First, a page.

Every day, I receive a note from Steven Heller. Most of the time, they are tiny design history installments, where a collected artifact or a historical footnote is revisited. Sometimes, they contain the usual Heller zeal for the graphic design of yesteryear, and then, there are those posts that capture a thought in the sardonic style that really epitomizes Heller.
Well, today was one of those days. Although Heller lets the images do the talking, the post addresses an issue that is keenly discussed by today’s graphic design community. When does graphic design morph from creative elevation into simple, complacent propaganda, and what is a designer’s responsibility?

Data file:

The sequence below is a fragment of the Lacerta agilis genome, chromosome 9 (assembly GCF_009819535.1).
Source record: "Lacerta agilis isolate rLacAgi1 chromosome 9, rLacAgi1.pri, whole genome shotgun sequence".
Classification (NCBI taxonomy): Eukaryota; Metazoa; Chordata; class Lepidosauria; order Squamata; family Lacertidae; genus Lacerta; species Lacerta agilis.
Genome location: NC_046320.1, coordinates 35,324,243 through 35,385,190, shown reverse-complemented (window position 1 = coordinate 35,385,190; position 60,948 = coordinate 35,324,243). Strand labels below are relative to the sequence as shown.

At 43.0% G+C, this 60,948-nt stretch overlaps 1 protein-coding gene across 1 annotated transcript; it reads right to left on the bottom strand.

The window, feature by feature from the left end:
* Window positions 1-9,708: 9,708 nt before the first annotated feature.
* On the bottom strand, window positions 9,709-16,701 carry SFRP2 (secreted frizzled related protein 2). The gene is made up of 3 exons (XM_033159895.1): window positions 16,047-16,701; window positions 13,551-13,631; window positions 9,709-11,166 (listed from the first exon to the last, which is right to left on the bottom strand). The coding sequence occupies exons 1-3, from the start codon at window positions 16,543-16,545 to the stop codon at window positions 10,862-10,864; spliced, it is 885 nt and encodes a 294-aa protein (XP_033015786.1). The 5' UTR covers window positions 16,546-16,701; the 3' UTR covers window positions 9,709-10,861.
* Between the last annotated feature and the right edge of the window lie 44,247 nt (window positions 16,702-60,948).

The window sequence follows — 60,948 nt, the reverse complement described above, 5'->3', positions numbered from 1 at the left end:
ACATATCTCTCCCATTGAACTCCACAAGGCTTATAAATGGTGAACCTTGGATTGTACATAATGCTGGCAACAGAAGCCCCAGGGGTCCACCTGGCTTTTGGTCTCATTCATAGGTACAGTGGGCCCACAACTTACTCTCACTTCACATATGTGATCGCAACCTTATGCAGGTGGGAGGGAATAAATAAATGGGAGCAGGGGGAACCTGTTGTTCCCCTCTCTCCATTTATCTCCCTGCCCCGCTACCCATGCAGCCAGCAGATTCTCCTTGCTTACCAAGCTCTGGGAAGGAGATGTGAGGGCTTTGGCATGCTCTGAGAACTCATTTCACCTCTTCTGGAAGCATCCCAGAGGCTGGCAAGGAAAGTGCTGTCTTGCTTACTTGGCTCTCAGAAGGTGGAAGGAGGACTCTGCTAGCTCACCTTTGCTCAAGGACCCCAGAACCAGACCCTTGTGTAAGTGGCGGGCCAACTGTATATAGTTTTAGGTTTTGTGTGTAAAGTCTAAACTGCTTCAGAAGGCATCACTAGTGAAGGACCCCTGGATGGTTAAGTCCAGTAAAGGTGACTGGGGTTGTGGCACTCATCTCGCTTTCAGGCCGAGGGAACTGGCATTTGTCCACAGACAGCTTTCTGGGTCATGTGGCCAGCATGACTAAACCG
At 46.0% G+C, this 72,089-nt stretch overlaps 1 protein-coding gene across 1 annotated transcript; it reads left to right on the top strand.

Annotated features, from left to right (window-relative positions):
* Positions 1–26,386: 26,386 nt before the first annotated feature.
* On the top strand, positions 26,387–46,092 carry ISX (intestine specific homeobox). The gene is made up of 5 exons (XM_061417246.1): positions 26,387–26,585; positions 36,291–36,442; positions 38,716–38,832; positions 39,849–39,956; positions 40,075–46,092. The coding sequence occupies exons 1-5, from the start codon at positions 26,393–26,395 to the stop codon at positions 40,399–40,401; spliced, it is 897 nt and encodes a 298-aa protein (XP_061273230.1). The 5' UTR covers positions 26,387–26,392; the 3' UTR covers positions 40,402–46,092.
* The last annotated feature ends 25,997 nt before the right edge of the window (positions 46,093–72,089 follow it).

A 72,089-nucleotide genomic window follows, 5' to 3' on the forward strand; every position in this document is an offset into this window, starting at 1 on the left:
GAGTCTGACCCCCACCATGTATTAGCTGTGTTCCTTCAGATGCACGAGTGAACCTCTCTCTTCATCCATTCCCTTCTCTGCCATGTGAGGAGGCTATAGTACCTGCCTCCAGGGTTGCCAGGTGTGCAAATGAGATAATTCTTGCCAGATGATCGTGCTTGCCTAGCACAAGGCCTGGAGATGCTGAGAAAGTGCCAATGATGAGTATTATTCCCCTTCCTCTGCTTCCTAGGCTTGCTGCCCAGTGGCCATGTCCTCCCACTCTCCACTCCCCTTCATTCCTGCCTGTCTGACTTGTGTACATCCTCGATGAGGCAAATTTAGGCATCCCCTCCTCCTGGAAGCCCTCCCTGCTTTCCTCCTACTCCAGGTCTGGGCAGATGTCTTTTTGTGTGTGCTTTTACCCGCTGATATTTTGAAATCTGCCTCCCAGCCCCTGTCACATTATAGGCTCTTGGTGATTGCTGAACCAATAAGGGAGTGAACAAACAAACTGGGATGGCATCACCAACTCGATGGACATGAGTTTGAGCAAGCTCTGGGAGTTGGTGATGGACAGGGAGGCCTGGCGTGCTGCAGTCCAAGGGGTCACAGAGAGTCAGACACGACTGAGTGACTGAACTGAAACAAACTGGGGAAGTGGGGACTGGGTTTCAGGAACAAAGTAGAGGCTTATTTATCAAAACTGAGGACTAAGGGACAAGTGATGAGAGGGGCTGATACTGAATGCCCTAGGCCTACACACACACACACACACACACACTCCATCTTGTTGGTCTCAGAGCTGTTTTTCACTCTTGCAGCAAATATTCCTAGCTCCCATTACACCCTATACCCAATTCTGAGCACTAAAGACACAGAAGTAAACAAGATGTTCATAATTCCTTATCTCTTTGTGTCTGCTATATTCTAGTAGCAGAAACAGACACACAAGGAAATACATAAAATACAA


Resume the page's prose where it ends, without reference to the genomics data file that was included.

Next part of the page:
Today, some designers might question Santa’s relationship with Coca-Cola, given the iconic drink’s recent press. In truth, there are no simple answers, and like all tools, design can be subverted for unintended ends. Thirty years ago, you could have pondered that question over a cigarette, without a bit of guilt. Now, I am afraid; you’ll have to think about it over a nice cup of coffee. Just make sure that it is free trade (or balanced trade).